At the start of this year, I set a goal of completing eight sprint-distance triathlons. The idea was to do eight races in 2008, when I would be 38 for most of the year. On October 25, I reached the milestone, finishing race No.8, the Suncoast Triathlon in St. Petersburg, Fla. Having just taken up the sport in September of 2007, not long after the publication of Core Performance Endurance, I felt a great sense of accomplishment. I couldn’t have imagined, however, the lessons I would learn along the way.
Some days you can’t miss. Other days, no shot can be close or easy enough. Sure-fire accuracy in hoops comes down to fundamentals and repetition. Fran Fraschilla, ESPN college basketball analyst, offers up three drills to improve your technique and regain entry into the zone.
If you fail to prepare in life, be prepared to fail. That's the takeaway from a new study published in the American Journal of Sports Medicine in which researchers analyzed injury patterns during NFL training camps from 1998 to 2007. Their final observations: the two most common types of injuries during the preseason are sprains and strains, specifically involving the knees and hamstrings.
The greatest hurdle for most runners: injury. Too many runners have convinced themselves that pain must come with pounding the pavement, instead of seeing it as a warning sign. With a few simple preventative steps, you'll run faster and farther with less risk for common ailments, like shin splints and muscle cramps. Our experts have tackled your most popular pain-related questions for runners to help you stay the course without the hurt.
Consider how many repetitions you typically do in a training session. If you perform a handful of exercises and a few sets of each move, you’re probably cranking out at least 200 or 300 reps. Now imagine the impact of improving the quality of each movement you make, while making every repetition more challenging.
You’ll significantly increase the demand on your muscles and your metabolism. Simply put, you’ll get more quality work done in the same time and see better results. That's why we turned to strength coaches Alwyn Cosgrove and CJ Murphy for 10 simple yet powerful training secrets. Use them to make your gym time more efficient and more effective.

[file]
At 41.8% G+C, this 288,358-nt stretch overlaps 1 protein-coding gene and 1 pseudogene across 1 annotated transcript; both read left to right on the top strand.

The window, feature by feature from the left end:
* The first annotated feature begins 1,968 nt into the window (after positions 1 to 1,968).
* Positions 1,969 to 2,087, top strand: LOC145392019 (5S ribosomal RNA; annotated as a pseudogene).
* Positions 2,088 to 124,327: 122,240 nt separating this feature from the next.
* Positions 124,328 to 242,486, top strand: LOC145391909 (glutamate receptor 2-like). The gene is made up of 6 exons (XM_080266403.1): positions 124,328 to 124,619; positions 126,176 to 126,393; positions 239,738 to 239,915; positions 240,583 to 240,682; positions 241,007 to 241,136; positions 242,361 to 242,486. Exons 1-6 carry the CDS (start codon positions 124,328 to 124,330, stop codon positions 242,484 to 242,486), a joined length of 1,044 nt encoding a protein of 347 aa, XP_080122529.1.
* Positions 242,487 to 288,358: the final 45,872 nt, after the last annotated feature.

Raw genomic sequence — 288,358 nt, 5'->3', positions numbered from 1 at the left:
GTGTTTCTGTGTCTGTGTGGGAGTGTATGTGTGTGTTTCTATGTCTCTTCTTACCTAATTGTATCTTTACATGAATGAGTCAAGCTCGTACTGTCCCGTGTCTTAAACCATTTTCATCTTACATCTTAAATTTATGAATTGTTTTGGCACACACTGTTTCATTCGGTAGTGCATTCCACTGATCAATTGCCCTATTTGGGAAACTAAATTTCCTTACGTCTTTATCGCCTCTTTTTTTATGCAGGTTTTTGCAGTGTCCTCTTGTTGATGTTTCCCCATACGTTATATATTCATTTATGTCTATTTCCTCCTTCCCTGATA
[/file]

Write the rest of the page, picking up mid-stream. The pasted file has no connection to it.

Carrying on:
The Performance Life
It’s difficult to think of a sports team or company that engineered a more dramatic turnaround than what the Tampa Bay Rays accomplished in the 2008 baseball season. A year ago, they were the worst team in baseball. Then, this past season, they made a strong bid to become the first team in professional sports history to go from being the worst in its league to champions in just one year.
Using a simple formula, you can effectively condition your most important muscle: the heart. In this video, metabolic expert Paul Robbins explains how to gauge how hard your heart is working. This will help you reap the most reward out of any Core Performance training program without pushing your body past its limits.
The best muscle-building tool? Try a fork. Sure, you need to train to boost strength and muscle mass, but eating the right foods at the right times triggers a process called protein synthesis, which is key for muscle growth. Our resident experts have addressed three common nutrition questions below, so you can feed your muscles the nutrients and calories needed to see results and perform your best. Bon appetit.
The Performance Life
I've started to realize how fundamentally different the approach to endurance running is compared to my previous training for soccer.
But the main difference is that tracking my progress is no longer an option. It's a necessity. I've been using http://www.mapmyrun.com to plan my runs and record my mile average afterwards. So far, I'm shooting for a sub 8-minute mile or maybe even a 7:30 mile.
Wearing a pedometer while you walk can help you lose weight even without changing your diet, according to a University of Michigan Health System analysis of nine studies.
Participants in the studies increased the distance they walked by one mile to slightly more than two miles each day. At an average pace of three miles per hour, that means the walkers were getting an additional 20 to 40 minutes of activity a day. On average, they lost 0.05 kilograms per week (about 0.11 pounds) for an average total of 1.27 kilograms (2.8 pounds) throughout the duration of the studies.
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Train an often overlooked area with this mini-workout from Core Performance’s founder.
When you feel your creativity lacking, taking a walk can help you find inspiration, according to a small study from Stanford University researchers.
Follow this three-step nutrition plan to improve your focus, boost energy, and power your performance
A new survey found that only 25 percent of employees with paid time off took advantage of it in 2013.
Here's what you need to know about using obstacle races to build teamwork at work.